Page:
May 20, 2018
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Remember ‘founding mothers’ as flag unfurls

Contributed | BDN
Contributed | BDN
By Ardeana Hamlin, BDN Staff

When we honor the Stars and Stripes, the flag of our country, it’s usually with thoughts of those who died in its defense. But it seems to me another layer of honor could be acknowledged when the colors are raised or pass by — the anonymous women who stitched, by hand, the first flags that flew over the infant United States of America as it evolved from British colony to sovereign nation.

Only one female name is associated with the design and making of the first American flag, and that is Elizabeth “Betsy” Griscom Ross. It’s a story most of us learned in elementary school — how George Washington visited her in 1776 and how after that visit she set to work making the flag. Whether that story is true in every detail is still open to question. However, it is known that in 1777 she was paid by the Pennsylvania State Navy Board for making “ship’s colors,” a fact that establishes her as a maker of flags.

Remember, 1776 was a time before the invention of the sewing machine. Every stitch Betsy Ross and other flag makers took was by hand. Remember, too, that this was a time of war when the normal flow of goods between Great Britain and its American colony had been interrupted. It would not be easy to obtain steel needles if one broke, became dull or was lost. Fabric, too, was not a commodity easily acquired. There were few, if any, American cloth-making factories then. Cloth in America was woven in the home on room-size looms, or imported from some other country — like Great Britain.

Betsy Griscom was born Jan. 1, 1752, in Philadelphia, one of 17 children, the daughter of Samuel and Rebecca James Griscom, who were Quakers. She was apprenticed to an upholsterer named William Webster.

In 1773, Betsy married John Ross, a fellow apprentice, son of Aeneas and Sarah Leach Ross and a member of the Anglican church. Together, they established an upholstery business, which Betsy took over and ran after John was killed in January 1776 while on militia duty.

A year later, Betsy married Joseph Ashburn, a sailor, who died in prison in 1782, after his ship was captured by the British in 1781.

Betsy married again in 1783. This time her husband was John Claypoole, who had been in prison with John Ashburn. Claypoole died in 1817, leaving Betsy a widow for a third time.

Betsy died at age 84 in 1836 in Philadelphia.

What interests me about Betsy Ross more than the legend that she may have stitched the first U.S. flag, is that she was an educated woman who apprenticed to learn the upholstery trade and that she was engaged in that business with her husband or husbands.

Upholstery is the business of covering furniture with padding and material. It’s possible that as normal trade relations with Great Britain waned as armed conflict grew near, Betsy found her upholstery business in jeopardy for lack of materials to work with. Perhaps she took a look around at the rapidly changing society and asked herself what it needed that she could provide. Military uniforms might have come to mind. But she was not a tailor or maker of clothing.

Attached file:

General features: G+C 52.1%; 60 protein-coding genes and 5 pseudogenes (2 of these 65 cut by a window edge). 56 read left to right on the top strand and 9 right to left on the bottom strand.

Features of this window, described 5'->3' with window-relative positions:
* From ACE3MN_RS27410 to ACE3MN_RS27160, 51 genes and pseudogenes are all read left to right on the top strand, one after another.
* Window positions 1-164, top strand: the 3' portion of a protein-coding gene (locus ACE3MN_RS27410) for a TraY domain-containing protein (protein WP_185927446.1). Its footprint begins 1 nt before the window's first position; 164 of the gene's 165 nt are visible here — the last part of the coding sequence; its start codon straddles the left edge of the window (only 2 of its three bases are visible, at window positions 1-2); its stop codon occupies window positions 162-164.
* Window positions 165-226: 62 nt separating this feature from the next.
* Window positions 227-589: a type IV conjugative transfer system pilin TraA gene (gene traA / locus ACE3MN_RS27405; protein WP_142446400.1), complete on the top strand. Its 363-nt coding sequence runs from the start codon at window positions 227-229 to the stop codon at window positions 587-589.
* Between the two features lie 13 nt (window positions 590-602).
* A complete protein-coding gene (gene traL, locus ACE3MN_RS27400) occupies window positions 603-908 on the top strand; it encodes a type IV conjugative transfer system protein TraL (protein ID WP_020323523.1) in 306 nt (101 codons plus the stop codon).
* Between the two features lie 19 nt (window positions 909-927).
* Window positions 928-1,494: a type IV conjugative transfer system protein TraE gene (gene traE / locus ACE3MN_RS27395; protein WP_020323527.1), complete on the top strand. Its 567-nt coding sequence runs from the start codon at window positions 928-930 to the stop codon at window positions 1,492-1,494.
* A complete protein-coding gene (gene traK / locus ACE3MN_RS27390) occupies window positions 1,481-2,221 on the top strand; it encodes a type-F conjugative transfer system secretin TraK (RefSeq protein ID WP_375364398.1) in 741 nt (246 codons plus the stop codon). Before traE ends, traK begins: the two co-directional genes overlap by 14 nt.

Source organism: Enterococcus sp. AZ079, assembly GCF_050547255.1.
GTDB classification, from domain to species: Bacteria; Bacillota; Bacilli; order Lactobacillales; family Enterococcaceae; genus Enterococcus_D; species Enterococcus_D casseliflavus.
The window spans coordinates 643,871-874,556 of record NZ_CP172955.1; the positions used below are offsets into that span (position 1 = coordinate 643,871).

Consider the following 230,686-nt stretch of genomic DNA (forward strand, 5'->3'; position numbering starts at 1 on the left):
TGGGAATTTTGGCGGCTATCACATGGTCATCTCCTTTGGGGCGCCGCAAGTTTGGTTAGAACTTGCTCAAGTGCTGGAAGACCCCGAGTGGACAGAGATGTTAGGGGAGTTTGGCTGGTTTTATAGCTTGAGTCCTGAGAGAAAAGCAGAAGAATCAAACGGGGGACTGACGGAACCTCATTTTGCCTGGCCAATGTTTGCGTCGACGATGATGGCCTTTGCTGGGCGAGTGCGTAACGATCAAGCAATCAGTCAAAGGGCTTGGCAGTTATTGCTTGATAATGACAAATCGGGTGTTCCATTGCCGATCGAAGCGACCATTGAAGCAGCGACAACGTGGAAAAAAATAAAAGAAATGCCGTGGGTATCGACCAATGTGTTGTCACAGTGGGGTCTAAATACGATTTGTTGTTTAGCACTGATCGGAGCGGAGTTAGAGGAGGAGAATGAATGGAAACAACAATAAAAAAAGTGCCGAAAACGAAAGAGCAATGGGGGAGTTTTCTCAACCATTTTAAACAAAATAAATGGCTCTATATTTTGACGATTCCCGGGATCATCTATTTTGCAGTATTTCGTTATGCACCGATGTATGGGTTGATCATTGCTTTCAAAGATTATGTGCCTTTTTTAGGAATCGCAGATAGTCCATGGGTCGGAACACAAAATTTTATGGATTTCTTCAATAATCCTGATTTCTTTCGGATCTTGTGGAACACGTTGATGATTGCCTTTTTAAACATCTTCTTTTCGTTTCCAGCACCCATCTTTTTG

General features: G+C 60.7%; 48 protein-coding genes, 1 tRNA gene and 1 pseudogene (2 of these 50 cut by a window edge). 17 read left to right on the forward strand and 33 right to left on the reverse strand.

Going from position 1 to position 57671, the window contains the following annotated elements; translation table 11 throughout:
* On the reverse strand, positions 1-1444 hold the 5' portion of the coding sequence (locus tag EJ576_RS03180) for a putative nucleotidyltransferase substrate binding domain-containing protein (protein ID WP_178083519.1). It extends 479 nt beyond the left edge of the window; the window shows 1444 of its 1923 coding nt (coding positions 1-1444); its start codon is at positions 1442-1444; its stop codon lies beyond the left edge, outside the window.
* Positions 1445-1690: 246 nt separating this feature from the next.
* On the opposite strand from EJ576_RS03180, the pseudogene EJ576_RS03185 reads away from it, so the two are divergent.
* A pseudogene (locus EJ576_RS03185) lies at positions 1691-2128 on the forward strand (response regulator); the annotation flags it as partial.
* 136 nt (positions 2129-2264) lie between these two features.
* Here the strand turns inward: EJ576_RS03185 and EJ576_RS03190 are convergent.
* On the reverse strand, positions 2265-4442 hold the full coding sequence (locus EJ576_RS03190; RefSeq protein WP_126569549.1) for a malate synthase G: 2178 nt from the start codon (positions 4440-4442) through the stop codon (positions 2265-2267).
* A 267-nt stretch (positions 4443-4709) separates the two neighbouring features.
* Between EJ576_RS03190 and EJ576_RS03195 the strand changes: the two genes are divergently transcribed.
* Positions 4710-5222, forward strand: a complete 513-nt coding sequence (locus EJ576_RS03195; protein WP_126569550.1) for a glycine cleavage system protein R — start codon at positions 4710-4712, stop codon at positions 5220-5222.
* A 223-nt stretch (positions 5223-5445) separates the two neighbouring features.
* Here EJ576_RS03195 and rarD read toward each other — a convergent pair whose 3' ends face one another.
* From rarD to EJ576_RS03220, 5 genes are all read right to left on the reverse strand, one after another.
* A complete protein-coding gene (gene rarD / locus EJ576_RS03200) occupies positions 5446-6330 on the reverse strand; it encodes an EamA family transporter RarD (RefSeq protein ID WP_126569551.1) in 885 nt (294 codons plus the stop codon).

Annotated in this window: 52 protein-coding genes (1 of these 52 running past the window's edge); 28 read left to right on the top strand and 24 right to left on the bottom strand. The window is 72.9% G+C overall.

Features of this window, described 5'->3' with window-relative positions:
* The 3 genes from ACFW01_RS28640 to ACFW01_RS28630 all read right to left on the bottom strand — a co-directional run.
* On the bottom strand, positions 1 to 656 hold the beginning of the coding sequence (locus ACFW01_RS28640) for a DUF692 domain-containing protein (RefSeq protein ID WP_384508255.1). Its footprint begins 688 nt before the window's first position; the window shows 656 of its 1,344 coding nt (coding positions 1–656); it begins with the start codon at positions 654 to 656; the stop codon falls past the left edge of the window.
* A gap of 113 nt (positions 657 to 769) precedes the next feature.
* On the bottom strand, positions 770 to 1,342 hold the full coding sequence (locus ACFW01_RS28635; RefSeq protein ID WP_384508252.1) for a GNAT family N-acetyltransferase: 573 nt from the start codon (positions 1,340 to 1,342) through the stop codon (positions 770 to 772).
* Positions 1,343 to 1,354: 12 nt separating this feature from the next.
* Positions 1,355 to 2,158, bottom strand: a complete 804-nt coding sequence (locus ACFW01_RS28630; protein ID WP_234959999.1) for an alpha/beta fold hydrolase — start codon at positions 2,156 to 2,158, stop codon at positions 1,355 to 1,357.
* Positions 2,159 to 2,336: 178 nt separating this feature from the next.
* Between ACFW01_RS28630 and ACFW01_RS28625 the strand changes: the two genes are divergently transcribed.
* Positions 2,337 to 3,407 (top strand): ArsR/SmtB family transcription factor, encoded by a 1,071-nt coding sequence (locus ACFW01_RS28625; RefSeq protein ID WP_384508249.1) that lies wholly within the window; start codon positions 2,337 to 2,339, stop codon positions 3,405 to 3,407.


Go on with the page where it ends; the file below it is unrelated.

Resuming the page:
The need for flags always may have been a source of extra revenue for those in the upholstery trade — before the revolution it was the British colors that shops made for ships and public buildings in America to fly. Perhaps, in response to the national conflict, Betsy fastened on the idea of increasing flag production, which surely the young nation would need. No one will ever know for sure because Betsy Ross Ashburn Claypoole remained silent on that point. But even so, her actions point to the fact that she had a flair for business.

It was one of Betsy’s grandsons who told the story of her role in the making of the first American flag — told nearly 100 years later, plenty of time for information to become lost, distorted or embellished. Nevertheless, the grandson’s story was published in Harper’s Monthly magazine in 1873, and it became legend, transforming Betsy Ross into a “founding mother” of America, a role previously noticeably absent, given the long roster of the nation’s “founding fathers.”

Regardless of whether or not Betsy Ross actually made the first U.S. flag, one thing is certain, she is now stitched securely into the history of the nation.


The Corinth Historical Society will hold its Doll Show and quilt raffle 1-5 p.m. Sunday, July 12, at the Historical Society Museum, 306 Main St. Admission to the Doll Show is by donation. Raffle tickets will be available for purchase at the show.

The crib-size quilt to be raffled is in the Sunbonnet Sue pattern and made by Carol Walker.

Tickets are $1 or seven for $5. The drawing for the quilt will take place on Wednesday, Sept. 9.

The doll show and raffle are the society’s major fundraising events of the year.

The Corinth Historical Society Museum is open 2-7 p.m. Wednesdays or by appointment.


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